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Electroluminescent Sheets and Wires

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  • Electroluminescent Sheets and Wires

    Has anyone any experience with this material? Of interest to me is the sheet material but my wife is interested in the wires. The sheets come with solderable tabs but how is the wire terminated? Are the tabs the only solderable option?

    Can this stuff be cut with lasers without damaging it?

    Here's a link for the curious:

    There's also tape and other forms available. It requires 110AC or higher, above flicker frequency, and small battery inverters and sequencers are available.

  • #2
    At laika we used it for practical lighting.

    I don't think you are going to cut it with a laser, at least not cleanly. You can cut it with scissors but you need to seal the edges. The phosphor material is somewhat hydroscopic and moisture will weaken the effect.

    But when you do cut it you need to make sure the tabs stay on as there is no other way to get to the conductive layers.

    There were a few people at work that had worked on the new tron movie. They extensively used this stuff in the suits and had all sorts of problems because people did not understand how to work with it.


    • #3
      Iv heard it has very poor life to 50% brightness.
      Play Brutal Nature, Black Moons free to play highly realistic voxel sandbox game.


      • #4
        For what it's worth, regarding the life of the material, I once had a keyboard that had translucent keys and was backlit by sheet of this stuff. It saw probably an average of 4 hours of constant use per day over the period of a couple of years and it was still quite bright when I stopped using it. If it wasn't as bright as when it started, it sure wasn't by much.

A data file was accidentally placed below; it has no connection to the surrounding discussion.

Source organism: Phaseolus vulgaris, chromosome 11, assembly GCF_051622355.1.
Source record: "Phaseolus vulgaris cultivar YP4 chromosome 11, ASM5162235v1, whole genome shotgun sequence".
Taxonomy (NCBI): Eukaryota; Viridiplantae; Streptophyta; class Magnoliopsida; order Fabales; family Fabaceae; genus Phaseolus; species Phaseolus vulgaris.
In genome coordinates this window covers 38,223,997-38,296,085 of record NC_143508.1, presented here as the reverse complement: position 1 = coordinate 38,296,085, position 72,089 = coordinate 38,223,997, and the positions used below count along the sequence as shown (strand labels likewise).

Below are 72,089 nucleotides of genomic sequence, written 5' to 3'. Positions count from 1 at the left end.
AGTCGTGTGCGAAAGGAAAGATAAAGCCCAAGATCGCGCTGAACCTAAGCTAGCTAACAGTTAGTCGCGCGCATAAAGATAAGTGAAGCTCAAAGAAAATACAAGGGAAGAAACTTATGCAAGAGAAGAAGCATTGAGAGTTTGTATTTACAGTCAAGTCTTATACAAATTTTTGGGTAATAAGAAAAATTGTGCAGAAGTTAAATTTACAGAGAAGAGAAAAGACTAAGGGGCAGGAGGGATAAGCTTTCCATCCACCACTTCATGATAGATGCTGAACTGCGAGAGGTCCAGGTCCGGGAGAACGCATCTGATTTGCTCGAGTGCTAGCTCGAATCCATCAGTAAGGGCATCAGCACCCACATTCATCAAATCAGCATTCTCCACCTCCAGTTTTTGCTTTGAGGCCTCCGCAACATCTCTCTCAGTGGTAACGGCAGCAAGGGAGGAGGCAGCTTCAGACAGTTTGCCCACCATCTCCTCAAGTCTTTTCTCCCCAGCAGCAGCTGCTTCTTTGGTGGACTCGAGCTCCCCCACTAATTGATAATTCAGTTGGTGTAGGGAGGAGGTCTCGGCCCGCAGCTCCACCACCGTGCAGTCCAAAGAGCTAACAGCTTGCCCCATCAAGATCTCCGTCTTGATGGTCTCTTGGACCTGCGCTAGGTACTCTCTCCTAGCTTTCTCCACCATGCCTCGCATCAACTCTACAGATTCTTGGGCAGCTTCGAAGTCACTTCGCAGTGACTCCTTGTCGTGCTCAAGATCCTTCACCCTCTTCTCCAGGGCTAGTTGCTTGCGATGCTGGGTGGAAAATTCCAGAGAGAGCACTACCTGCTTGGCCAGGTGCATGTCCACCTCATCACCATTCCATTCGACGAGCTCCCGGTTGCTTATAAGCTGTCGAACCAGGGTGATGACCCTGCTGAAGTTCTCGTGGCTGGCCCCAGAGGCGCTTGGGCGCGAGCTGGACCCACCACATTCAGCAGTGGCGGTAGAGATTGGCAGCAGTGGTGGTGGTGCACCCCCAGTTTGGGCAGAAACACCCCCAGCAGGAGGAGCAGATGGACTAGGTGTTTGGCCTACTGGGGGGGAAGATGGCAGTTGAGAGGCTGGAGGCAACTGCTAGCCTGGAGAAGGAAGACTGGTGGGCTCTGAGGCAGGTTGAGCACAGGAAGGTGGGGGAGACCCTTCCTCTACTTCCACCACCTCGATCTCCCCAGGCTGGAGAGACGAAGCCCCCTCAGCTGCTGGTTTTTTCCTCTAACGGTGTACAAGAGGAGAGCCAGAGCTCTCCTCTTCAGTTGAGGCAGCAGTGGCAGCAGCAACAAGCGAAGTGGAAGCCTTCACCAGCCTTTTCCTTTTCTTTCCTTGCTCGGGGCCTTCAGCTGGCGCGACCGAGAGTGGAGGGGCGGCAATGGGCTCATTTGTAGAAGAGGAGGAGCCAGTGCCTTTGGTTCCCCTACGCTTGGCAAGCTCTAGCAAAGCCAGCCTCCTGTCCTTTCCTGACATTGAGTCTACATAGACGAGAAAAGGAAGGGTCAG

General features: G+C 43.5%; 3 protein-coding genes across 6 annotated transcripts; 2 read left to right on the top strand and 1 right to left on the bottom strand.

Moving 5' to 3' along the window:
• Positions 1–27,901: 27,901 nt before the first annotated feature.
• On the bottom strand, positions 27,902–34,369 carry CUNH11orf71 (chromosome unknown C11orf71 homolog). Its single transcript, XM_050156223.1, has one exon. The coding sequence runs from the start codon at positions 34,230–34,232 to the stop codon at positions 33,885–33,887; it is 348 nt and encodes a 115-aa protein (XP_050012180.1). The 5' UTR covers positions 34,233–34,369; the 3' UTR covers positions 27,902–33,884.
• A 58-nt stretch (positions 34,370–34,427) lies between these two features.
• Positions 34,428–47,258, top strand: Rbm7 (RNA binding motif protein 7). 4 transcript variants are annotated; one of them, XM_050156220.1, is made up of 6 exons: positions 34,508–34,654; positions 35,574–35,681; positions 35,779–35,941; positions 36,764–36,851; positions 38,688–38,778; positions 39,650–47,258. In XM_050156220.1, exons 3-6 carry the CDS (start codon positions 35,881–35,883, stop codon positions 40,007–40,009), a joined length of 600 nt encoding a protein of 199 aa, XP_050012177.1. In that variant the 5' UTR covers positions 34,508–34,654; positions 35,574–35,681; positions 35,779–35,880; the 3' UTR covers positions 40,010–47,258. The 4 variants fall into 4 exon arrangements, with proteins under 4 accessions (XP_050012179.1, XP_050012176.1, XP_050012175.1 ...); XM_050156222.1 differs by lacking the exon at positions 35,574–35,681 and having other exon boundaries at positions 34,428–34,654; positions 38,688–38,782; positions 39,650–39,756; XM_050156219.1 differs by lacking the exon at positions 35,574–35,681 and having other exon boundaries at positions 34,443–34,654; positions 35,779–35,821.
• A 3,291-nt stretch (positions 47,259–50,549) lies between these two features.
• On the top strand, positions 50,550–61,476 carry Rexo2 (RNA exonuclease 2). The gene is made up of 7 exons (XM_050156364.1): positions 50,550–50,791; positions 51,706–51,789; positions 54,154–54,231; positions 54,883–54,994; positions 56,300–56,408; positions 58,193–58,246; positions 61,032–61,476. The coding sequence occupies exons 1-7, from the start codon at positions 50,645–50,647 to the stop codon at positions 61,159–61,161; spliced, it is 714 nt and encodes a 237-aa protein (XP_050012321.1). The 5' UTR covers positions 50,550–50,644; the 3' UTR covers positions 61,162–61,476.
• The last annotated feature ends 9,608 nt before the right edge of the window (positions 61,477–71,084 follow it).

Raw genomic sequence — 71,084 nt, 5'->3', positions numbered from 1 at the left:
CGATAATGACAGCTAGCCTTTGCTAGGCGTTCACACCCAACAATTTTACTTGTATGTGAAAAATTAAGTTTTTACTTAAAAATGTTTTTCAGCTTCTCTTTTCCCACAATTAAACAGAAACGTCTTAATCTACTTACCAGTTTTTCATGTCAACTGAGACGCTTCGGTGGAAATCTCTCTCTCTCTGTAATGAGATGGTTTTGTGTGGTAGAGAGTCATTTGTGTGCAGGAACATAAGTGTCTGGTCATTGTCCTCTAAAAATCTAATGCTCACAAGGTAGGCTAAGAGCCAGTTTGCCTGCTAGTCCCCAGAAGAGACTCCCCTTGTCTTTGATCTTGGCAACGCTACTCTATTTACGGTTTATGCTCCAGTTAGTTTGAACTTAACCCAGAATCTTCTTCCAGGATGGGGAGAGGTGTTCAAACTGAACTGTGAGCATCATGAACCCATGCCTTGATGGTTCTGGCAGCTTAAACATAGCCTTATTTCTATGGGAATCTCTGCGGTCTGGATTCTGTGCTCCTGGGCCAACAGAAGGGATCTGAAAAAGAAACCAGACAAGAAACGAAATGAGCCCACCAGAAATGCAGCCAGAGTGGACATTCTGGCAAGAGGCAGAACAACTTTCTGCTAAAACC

I wonder if the thickness of the material affects its longevity?


        • #5
          I have some night lights that are EL based and they have been running for several years straight and they have dimmed somewhat, but are still quite bright.


          • #6
            EL panels have been around for a long time. I suspect the newer stuff
            has a better lifetime than the early. The "wire" is new to me though.
            I wish the video had turned on the light at the end so I could see
            how it was hooked up. and wat size wire is it ?


            • #7
              I had a night light that was of EL material, installed in a darkish area.... one day the lights flickered due to some sort of line transient, and I heard a loud "SNAP" from the light..... it had a fair-sized burnt area in the middle, apparently the transient had broken doen the material and the short had been burnt clear again.

              Cutting the sheet may cause a weak spot in the material voltage-wise... may depend on how it is cut.

              Keep eye on ball.
              Hashim Khan


              • #8
                I played with a little of the wire a while ago for some radio controlled projects. As far as i can recall, it was about 24gauge wire with a phosphor coating, then another wire that was probably in the mid 30s gauge spiralled around it.

                The sheath was stripped off, then the outer wire was unwound. The phosphor coating had to be scraped off of the inner core, and then it was easy to solder connecting wires to it. I then put 4 layers of heat shrink over all of it to stop the joint from flexing too much and the thin little wire from breaking.


                • #9
                  Lifetime is a function of what frequency is driving it. The higher the frequency, generally the brighter the wire (and to some degree the shade of color). Unfortunately, high frequencies hasten the demise of the brightness. If you drove them at 60 hz, they'd last a ridiculous amount of time, but wouldn't be very bright at all.

                  Most of the little battery based drivers are using around 2000 hz to drive the wire. They make a high pitched whine as they run because of how they are designed. There are several references on how to quiet them down, but none report real success.